Ensuring proper flow rates from each nozzle on an agricultural sprayer has become even more important as advances continue to be made in precision application technology. In this article, we describe the structure and testing of a sensor technology based on optical cross-correlation to determine the flow rate of individual sprayer nozzles. An advantage of this technology is that it does not require that impellers or other components be placed in the flow, which could cause plugging. The only moving part in the entire system is a solenoid used to inject a tracer dye. The objective of this study was to evaluate the ability of this sensor technology to determine volumetric flow rate from a single nozzle as used on an agricultural sprayer system. Tests were conducted at four system pressures (100, 200, 300, and 400 kPa) and with four nozzles in the 80° extended-range flat spray nozzle family to produce different flow rates (from 0.46 to 2.74 L min-1). Thirty-five samples were taken for each test condition. Five randomly selected samples were used to create a calibration curve for the sensor system, and the remaining 30 samples were used for validation of performance. The worst absolute error for flow rate estimation in percent was 7.9%, while the mean absolute error in percent was 1.6% for all measurements. While the flow rate estimates for the XRC8006 nozzle at 100 kPa exhibited bias in the errors, for the rest of the test conditions, the errors were clustered around zero. The overall mean absolute error of 1.6% indicates the capability of this sensor technology to monitor flow rate of individual nozzles. However, the bias in errors in one test condition demonstrate that more testing needs to be conducted with a variety of different nozzle types and sprayer configurations before this sensor technology can be considered applicable for all sprayer applications.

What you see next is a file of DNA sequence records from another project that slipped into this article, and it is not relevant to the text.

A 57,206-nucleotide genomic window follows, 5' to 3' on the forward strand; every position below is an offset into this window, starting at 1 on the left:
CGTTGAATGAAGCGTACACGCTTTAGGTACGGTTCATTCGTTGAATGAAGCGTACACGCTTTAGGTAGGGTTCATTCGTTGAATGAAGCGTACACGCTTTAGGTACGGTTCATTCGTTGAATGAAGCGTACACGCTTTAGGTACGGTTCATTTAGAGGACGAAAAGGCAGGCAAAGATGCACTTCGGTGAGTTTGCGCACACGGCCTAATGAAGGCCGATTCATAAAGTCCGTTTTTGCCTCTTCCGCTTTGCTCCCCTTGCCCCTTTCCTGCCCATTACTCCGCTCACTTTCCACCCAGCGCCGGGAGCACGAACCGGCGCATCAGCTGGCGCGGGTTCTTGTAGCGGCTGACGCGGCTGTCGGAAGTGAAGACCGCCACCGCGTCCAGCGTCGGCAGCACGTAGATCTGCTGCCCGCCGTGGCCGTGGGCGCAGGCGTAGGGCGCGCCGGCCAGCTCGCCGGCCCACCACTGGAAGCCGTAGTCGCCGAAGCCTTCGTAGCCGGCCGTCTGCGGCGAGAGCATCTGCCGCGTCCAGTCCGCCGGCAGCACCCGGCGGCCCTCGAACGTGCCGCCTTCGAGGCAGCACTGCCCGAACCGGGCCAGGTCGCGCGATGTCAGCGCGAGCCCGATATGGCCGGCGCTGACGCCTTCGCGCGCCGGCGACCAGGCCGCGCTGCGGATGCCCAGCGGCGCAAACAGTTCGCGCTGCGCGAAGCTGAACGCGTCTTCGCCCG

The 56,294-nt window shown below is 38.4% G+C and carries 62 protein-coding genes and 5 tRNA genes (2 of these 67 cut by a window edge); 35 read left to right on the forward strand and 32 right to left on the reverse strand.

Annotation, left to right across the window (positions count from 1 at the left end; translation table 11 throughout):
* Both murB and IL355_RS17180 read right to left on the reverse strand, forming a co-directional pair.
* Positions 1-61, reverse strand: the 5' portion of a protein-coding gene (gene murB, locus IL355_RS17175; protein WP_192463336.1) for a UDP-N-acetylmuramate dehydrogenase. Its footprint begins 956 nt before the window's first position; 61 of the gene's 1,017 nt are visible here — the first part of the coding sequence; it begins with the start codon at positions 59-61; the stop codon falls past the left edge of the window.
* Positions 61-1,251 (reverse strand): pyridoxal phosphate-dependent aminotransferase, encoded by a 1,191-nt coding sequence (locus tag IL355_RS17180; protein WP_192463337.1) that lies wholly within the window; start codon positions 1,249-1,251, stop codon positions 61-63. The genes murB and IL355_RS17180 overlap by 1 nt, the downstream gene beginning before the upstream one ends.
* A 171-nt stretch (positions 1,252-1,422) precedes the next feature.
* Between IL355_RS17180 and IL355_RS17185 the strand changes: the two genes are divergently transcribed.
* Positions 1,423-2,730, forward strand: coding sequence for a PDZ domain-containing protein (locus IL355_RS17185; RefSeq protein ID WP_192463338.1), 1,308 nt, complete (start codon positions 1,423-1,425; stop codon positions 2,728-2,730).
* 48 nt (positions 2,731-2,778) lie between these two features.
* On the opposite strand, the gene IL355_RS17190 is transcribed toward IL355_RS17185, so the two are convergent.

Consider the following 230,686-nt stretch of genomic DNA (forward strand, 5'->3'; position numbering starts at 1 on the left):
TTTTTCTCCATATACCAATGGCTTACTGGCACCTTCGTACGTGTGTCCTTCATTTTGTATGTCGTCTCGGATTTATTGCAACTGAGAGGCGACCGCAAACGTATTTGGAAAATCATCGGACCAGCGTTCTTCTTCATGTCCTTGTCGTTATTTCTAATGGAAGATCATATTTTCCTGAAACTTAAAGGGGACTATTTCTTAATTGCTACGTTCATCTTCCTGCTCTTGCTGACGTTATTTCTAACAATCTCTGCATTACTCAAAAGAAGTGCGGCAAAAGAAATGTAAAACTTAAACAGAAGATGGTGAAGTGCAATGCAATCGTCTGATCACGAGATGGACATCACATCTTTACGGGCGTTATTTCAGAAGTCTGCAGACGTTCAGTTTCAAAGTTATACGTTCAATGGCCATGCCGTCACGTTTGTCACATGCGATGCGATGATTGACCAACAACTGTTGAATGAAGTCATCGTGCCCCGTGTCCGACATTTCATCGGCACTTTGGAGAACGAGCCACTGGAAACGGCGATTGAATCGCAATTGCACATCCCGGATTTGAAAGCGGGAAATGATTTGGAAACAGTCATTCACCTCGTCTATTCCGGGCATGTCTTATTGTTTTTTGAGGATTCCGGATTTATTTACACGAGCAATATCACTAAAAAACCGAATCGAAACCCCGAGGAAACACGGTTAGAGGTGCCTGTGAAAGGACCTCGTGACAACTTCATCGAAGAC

Digital Object Identifier (DOI)
Dvorak, Joseph S. and Bryant, Luke E., "An Optical Sprayer Nozzle Flow Rate Sensor" (2015). Biosystems and Agricultural Engineering Faculty Publications. 46.